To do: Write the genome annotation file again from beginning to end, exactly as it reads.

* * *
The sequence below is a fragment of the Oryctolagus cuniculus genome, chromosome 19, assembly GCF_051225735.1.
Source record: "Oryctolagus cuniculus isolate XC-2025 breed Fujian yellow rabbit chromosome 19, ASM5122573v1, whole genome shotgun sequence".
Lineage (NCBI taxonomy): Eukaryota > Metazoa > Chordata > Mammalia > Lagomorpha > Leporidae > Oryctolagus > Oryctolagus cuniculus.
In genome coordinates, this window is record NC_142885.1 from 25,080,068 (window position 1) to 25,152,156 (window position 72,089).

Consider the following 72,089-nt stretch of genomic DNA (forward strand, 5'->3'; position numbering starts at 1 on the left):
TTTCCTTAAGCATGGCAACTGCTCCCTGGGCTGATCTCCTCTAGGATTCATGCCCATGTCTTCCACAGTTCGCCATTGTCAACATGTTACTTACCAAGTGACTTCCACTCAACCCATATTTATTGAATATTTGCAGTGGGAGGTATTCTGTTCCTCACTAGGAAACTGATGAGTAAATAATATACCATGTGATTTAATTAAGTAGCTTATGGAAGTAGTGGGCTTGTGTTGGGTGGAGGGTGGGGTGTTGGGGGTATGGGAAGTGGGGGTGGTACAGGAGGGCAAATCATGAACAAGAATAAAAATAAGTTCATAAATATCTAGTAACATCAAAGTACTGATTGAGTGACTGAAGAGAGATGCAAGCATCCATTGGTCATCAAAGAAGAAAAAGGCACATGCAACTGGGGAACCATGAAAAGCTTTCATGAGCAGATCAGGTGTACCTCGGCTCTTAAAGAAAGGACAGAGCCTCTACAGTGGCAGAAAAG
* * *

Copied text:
The sequence below is a fragment of the Oryctolagus cuniculus genome, chromosome 19, assembly GCF_051225735.1.
Source record: "Oryctolagus cuniculus isolate XC-2025 breed Fujian yellow rabbit chromosome 19, ASM5122573v1, whole genome shotgun sequence".
Lineage (NCBI taxonomy): Eukaryota > Metazoa > Chordata > Mammalia > Lagomorpha > Leporidae > Oryctolagus > Oryctolagus cuniculus.
In genome coordinates, this window is record NC_142885.1 from 25,080,068 (window position 1) to 25,152,156 (window position 72,089).

Consider the following 72,089-nt stretch of genomic DNA (forward strand, 5'->3'; position numbering starts at 1 on the left):
TTTCCTTAAGCATGGCAACTGCTCCCTGGGCTGATCTCCTCTAGGATTCATGCCCATGTCTTCCACAGTTCGCCATTGTCAACATGTTACTTACCAAGTGACTTCCACTCAACCCATATTTATTGAATATTTGCAGTGGGAGGTATTCTGTTCCTCACTAGGAAACTGATGAGTAAATAATATACCATGTGATTTAATTAAGTAGCTTATGGAAGTAGTGGGCTTGTGTTGGGTGGAGGGTGGGGTGTTGGGGGTATGGGAAGTGGGGGTGGTACAGGAGGGCAAATCATGAACAAGAATAAAAATAAGTTCATAAATATCTAGTAACATCAAAGTACTGATTGAGTGACTGAAGAGAGATGCAAGCATCCATTGGTCATCAAAGAAGAAAAAGGCACATGCAACTGGGGAACCATGAAAAGCTTTCATGAGCAGATCAGGTGTACCTCGGCTCTTAAAGAAAGGACAGAGCCTCTACAGTGGCAGAAAAG